Mashable, for example, explain the new ‘like’ button but with a caveat.

It’s in Facebook’s interests to lock up your social graph, and it’s in your best interests that it doesn’t.

Pete@Dragonchasers has also experimented with the new like button, and shares some of his concerns. My main concern is not so much whether I want to like webpages, it’s whether my friends might inadvertently share information about me. Just because I don’t mind my friends knowing my interests, that doesn’t mean I want every website they ever visit to know them as well.

Here’s more on how to protect your personal information on Facebook.

And if you run a blog on and would like to add a facebook ‘like’ button to the bottom of a post, you can generate some code to do that via GetSocial Live! There’s an example at the bottom of this post. I’m inclined to keep doing it, because Facebook users might like it and it’s really your choice whether or not to click.

Starcraft II gets an 18 Rating in Korea

This is bad news for the Blizzard team if the rating stands, given that Starcraft is practically a national sport in Korea. This week, the South Korean government’s Game Ratings board gave SC2 an 18+ rating.

Overclocker reports that an official cited:

the “game’s level of violence, foul language and depiction of drug use.”

Blizzard has gone back to them with their release candidate code to appeal for a second look at the rating. If they do have to adjust content to satisfy the Koreans, expect a delay in release.

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9 thoughts on “Gaming News: Warner Brothers buys Turbine, Brain Training doesn’t work, Will Facebook take over the Web?

  1. Maybe this Starcraft thing is good news. I did not like the “this is war, torture is okay” mentality that crept into WoW since WOTLK.

    They should rather tune down the cartoony look and excessive shoulders of the chars in their games and go for mature themes in the sense of the word, not combine cartoony looks with rather sinister and brutal themes. The world had enough Death Knights galore.

    This said, I hope LOTRO finds back to amazing landscapes in Rohan. Do not get me wrong, the Mirkwood is amazing. It is just by default not the best area for a sunshine and lollipop theme. 😉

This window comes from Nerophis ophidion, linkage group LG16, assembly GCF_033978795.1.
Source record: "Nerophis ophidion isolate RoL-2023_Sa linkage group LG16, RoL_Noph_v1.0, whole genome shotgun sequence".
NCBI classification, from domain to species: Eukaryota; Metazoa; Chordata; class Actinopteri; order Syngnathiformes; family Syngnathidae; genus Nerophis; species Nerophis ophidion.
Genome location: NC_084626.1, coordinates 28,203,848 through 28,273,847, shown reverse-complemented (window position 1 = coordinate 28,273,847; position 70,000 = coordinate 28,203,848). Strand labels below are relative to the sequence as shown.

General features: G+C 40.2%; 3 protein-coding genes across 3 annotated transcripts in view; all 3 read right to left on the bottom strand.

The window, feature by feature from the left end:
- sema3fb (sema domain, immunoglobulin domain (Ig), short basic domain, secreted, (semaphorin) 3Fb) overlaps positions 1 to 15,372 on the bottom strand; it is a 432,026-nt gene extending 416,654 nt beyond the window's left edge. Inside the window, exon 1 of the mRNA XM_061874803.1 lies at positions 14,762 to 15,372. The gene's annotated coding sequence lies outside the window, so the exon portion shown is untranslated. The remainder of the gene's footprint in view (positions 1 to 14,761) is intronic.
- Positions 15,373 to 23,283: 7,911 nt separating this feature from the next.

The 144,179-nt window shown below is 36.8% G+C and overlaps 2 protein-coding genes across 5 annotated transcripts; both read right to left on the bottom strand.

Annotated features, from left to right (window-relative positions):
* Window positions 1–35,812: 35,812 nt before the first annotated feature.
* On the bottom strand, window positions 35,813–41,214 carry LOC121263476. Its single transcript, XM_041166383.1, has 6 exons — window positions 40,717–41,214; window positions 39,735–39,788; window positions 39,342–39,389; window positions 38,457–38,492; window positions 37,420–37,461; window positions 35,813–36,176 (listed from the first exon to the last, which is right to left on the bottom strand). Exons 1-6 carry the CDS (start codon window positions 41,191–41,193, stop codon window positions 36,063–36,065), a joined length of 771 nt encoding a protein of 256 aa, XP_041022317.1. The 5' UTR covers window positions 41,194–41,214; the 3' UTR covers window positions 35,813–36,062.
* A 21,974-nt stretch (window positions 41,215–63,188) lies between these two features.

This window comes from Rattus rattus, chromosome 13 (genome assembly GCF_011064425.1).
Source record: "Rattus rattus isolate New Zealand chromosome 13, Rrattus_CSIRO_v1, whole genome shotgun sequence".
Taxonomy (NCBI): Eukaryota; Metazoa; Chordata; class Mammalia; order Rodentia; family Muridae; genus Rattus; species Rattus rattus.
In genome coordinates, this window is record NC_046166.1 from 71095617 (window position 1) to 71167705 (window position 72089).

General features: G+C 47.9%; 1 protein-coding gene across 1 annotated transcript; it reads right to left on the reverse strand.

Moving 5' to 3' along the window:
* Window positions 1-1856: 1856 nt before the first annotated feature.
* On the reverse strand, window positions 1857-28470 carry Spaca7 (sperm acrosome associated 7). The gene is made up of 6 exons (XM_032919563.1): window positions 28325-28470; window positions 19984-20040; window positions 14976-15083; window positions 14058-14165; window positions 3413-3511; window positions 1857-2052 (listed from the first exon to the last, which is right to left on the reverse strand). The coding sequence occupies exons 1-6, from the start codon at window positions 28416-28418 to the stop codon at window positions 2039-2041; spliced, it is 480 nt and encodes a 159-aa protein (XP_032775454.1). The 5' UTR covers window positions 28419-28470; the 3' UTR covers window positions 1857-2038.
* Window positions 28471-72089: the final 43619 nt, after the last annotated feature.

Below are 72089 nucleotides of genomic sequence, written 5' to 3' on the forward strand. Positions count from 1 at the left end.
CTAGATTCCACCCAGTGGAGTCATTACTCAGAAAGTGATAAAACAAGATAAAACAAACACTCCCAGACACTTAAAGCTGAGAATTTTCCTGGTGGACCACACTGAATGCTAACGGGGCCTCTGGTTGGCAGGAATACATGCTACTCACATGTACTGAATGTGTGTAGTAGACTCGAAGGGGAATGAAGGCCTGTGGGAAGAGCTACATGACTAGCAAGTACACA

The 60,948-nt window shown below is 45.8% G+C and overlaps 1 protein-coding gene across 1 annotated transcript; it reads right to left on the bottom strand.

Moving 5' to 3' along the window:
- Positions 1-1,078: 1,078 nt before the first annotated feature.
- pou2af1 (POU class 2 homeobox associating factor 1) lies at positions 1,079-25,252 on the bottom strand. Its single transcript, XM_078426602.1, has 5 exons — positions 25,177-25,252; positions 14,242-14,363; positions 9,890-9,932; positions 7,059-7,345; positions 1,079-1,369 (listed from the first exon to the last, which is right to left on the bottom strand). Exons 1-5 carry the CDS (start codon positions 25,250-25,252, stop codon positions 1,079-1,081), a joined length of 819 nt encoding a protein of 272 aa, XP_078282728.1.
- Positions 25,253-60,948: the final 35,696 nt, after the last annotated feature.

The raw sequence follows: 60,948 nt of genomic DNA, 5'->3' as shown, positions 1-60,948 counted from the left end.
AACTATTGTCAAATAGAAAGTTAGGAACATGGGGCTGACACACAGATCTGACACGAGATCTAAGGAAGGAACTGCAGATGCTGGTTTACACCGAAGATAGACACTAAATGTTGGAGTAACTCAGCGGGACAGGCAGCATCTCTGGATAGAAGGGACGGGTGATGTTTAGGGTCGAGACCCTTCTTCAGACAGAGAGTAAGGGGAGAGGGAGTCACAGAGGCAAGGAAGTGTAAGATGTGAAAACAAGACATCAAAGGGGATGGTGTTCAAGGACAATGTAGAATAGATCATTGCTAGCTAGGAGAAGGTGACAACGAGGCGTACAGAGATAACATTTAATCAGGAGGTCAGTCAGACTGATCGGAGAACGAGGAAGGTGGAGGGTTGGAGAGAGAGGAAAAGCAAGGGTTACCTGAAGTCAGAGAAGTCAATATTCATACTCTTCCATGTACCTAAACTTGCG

2. I think the cartoony look in WoW has become part of the charm, it could certainly use a graphics upgrade but the general art style has been pretty popular.

    It is odd with the mature themes because they do have some. If you check some of the old plaguelands quests, they’re genuinely poignant (I’m thinking of the Sister Pamela quest chain, and even the original Fordring one). But it’s all a mess with the WoW theme, they throw in a funny bit with poo from time to time, just because.

  3. The “brain training” game study only required participants to use the game for 10 minutes 3 times a week, for 6 weeks. Try doing a workout routine for a similar amount of time and see if you get results in 6 weeks.

  4. I think Blizzard will be falling over itself to get the rating lowered in Korea considering how insanely popular the original Starcraft is over there.

    Oddly enough (and I never thought I’d hear myself say this) but I do think that some countries, such as the UK, are almost becoming a little bit too relaxed with censorship. Not that I want anything to get banned but I have been very surprised over the past few years about the low certificates some films have been getting. Maybe it’s just a sign that I’m getting old 🙂

  5. I still have a box for Starcraft with the ESRB’s M rating, though it was later changed to a T rating. I suspect that Blizzard will want that T rating (or equivalent in whatever country).